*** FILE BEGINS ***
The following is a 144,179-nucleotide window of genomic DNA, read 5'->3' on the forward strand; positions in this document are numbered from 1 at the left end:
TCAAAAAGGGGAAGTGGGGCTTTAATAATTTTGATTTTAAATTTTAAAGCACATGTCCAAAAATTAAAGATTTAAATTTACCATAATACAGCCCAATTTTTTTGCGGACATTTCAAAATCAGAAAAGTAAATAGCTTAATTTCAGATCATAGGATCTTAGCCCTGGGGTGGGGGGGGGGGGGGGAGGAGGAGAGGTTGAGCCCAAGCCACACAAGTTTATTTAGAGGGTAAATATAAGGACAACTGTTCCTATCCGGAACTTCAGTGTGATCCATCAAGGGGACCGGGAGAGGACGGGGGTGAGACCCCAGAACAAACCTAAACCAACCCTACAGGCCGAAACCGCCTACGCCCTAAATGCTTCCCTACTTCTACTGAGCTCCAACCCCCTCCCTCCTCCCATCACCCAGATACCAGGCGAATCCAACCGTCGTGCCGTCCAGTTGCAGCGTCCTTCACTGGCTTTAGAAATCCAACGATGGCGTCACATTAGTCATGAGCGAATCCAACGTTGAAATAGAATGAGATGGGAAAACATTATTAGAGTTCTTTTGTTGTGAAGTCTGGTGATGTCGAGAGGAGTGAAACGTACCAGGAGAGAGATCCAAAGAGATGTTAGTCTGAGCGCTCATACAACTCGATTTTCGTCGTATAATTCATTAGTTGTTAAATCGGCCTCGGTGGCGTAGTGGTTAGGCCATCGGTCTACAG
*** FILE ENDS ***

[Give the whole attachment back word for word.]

The following is a 144,179-nucleotide window of genomic DNA, read 5'->3' on the forward strand; positions in this document are numbered from 1 at the left end:
TCAAAAAGGGGAAGTGGGGCTTTAATAATTTTGATTTTAAATTTTAAAGCACATGTCCAAAAATTAAAGATTTAAATTTACCATAATACAGCCCAATTTTTTTGCGGACATTTCAAAATCAGAAAAGTAAATAGCTTAATTTCAGATCATAGGATCTTAGCCCTGGGGTGGGGGGGGGGGGGGGAGGAGGAGAGGTTGAGCCCAAGCCACACAAGTTTATTTAGAGGGTAAATATAAGGACAACTGTTCCTATCCGGAACTTCAGTGTGATCCATCAAGGGGACCGGGAGAGGACGGGGGTGAGACCCCAGAACAAACCTAAACCAACCCTACAGGCCGAAACCGCCTACGCCCTAAATGCTTCCCTACTTCTACTGAGCTCCAACCCCCTCCCTCCTCCCATCACCCAGATACCAGGCGAATCCAACCGTCGTGCCGTCCAGTTGCAGCGTCCTTCACTGGCTTTAGAAATCCAACGATGGCGTCACATTAGTCATGAGCGAATCCAACGTTGAAATAGAATGAGATGGGAAAACATTATTAGAGTTCTTTTGTTGTGAAGTCTGGTGATGTCGAGAGGAGTGAAACGTACCAGGAGAGAGATCCAAAGAGATGTTAGTCTGAGCGCTCATACAACTCGATTTTCGTCGTATAATTCATTAGTTGTTAAATCGGCCTCGGTGGCGTAGTGGTTAGGCCATCGGTCTACAG